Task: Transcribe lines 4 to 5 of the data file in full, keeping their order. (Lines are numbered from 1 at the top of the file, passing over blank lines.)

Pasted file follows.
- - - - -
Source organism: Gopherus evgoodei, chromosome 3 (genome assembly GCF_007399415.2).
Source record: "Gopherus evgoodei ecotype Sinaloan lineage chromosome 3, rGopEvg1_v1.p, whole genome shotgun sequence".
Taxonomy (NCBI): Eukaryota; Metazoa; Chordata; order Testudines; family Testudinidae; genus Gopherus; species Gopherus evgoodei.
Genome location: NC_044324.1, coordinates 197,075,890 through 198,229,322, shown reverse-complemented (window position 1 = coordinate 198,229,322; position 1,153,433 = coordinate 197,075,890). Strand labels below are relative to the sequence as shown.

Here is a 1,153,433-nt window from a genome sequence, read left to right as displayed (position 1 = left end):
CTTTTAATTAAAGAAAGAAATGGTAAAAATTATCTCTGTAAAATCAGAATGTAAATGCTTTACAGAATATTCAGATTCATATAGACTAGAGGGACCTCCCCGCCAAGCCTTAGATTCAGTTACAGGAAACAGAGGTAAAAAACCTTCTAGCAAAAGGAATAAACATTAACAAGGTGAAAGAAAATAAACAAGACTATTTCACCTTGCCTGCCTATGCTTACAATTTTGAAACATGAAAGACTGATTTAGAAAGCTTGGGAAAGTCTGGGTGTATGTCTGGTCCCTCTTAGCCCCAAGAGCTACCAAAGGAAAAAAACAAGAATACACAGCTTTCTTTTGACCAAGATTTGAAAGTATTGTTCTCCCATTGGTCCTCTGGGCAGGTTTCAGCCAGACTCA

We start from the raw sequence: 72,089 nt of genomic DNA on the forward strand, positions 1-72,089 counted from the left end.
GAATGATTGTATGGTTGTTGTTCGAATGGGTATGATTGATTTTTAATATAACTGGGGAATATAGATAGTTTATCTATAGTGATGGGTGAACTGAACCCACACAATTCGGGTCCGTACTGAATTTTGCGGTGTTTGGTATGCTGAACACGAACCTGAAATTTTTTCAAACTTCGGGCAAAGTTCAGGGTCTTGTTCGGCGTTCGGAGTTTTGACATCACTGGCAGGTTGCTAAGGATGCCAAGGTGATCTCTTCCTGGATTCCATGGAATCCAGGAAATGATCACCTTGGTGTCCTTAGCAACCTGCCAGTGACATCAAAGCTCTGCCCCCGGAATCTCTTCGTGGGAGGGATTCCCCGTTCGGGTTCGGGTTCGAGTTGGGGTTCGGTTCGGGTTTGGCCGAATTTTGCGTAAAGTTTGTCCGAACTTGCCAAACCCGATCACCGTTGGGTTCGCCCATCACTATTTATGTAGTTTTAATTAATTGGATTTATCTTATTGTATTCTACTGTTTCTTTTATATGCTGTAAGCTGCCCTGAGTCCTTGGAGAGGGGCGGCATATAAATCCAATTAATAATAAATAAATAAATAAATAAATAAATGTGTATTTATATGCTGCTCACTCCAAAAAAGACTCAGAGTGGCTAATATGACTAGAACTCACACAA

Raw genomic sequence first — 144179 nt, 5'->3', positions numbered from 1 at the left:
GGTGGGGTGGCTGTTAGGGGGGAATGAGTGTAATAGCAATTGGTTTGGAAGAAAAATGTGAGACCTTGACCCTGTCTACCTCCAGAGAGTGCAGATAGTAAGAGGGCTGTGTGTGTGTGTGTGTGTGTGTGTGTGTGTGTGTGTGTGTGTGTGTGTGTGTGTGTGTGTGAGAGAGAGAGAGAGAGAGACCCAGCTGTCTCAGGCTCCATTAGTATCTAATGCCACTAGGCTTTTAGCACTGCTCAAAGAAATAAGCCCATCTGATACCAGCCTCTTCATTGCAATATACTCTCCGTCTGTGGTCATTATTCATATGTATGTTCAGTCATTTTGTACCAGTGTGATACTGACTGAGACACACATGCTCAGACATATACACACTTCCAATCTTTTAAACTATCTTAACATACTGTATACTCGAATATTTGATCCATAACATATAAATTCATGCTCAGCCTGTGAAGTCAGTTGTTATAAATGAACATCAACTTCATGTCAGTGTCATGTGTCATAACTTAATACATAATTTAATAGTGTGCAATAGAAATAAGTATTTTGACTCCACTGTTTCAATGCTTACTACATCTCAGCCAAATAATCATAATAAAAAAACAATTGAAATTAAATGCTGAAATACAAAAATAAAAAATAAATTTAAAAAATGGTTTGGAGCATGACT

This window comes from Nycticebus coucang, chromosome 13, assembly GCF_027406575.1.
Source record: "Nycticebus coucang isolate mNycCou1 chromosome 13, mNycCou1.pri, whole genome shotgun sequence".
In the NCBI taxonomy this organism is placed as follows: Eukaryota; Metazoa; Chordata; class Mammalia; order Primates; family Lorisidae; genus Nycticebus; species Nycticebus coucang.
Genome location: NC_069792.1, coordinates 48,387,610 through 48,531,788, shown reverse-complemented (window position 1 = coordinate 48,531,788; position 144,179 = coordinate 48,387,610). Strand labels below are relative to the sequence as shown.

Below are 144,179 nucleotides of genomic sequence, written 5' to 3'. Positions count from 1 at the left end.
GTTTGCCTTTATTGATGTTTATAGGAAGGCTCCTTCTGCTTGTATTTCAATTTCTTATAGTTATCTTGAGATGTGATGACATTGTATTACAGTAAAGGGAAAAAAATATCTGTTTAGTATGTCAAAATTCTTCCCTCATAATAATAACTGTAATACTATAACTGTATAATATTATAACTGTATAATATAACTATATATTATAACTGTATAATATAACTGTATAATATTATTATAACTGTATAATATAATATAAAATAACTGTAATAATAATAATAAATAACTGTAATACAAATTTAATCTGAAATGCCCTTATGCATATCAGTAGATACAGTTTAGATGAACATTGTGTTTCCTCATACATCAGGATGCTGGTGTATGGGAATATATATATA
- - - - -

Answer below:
Genome location: NC_044324.1, coordinates 197,075,890 through 198,229,322, shown reverse-complemented (window position 1 = coordinate 198,229,322; position 1,153,433 = coordinate 197,075,890). Strand labels below are relative to the sequence as shown.

Here is a 1,153,433-nt window from a genome sequence, read left to right as displayed (position 1 = left end):